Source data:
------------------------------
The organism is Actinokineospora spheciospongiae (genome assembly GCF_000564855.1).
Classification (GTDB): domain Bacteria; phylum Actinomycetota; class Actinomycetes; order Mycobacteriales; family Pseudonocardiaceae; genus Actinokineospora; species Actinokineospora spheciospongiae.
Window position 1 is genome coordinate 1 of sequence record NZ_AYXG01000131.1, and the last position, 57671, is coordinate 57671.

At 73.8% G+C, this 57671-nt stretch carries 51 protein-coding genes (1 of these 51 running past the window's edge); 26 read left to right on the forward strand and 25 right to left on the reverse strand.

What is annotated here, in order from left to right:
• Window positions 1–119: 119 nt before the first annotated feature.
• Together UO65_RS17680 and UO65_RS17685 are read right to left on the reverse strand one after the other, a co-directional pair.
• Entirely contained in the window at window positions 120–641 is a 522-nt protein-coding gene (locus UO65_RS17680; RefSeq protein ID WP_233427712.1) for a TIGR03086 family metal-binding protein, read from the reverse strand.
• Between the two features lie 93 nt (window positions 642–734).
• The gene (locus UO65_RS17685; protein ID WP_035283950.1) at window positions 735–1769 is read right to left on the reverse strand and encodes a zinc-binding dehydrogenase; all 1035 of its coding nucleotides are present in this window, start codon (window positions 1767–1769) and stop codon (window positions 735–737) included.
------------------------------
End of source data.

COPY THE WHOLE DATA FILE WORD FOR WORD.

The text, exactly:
The organism is Actinokineospora spheciospongiae (genome assembly GCF_000564855.1).
Classification (GTDB): domain Bacteria; phylum Actinomycetota; class Actinomycetes; order Mycobacteriales; family Pseudonocardiaceae; genus Actinokineospora; species Actinokineospora spheciospongiae.
Window position 1 is genome coordinate 1 of sequence record NZ_AYXG01000131.1, and the last position, 57671, is coordinate 57671.

At 73.8% G+C, this 57671-nt stretch carries 51 protein-coding genes (1 of these 51 running past the window's edge); 26 read left to right on the forward strand and 25 right to left on the reverse strand.

What is annotated here, in order from left to right:
• Window positions 1–119: 119 nt before the first annotated feature.
• Together UO65_RS17680 and UO65_RS17685 are read right to left on the reverse strand one after the other, a co-directional pair.
• Entirely contained in the window at window positions 120–641 is a 522-nt protein-coding gene (locus UO65_RS17680; RefSeq protein ID WP_233427712.1) for a TIGR03086 family metal-binding protein, read from the reverse strand.
• Between the two features lie 93 nt (window positions 642–734).
• The gene (locus UO65_RS17685; protein ID WP_035283950.1) at window positions 735–1769 is read right to left on the reverse strand and encodes a zinc-binding dehydrogenase; all 1035 of its coding nucleotides are present in this window, start codon (window positions 1767–1769) and stop codon (window positions 735–737) included.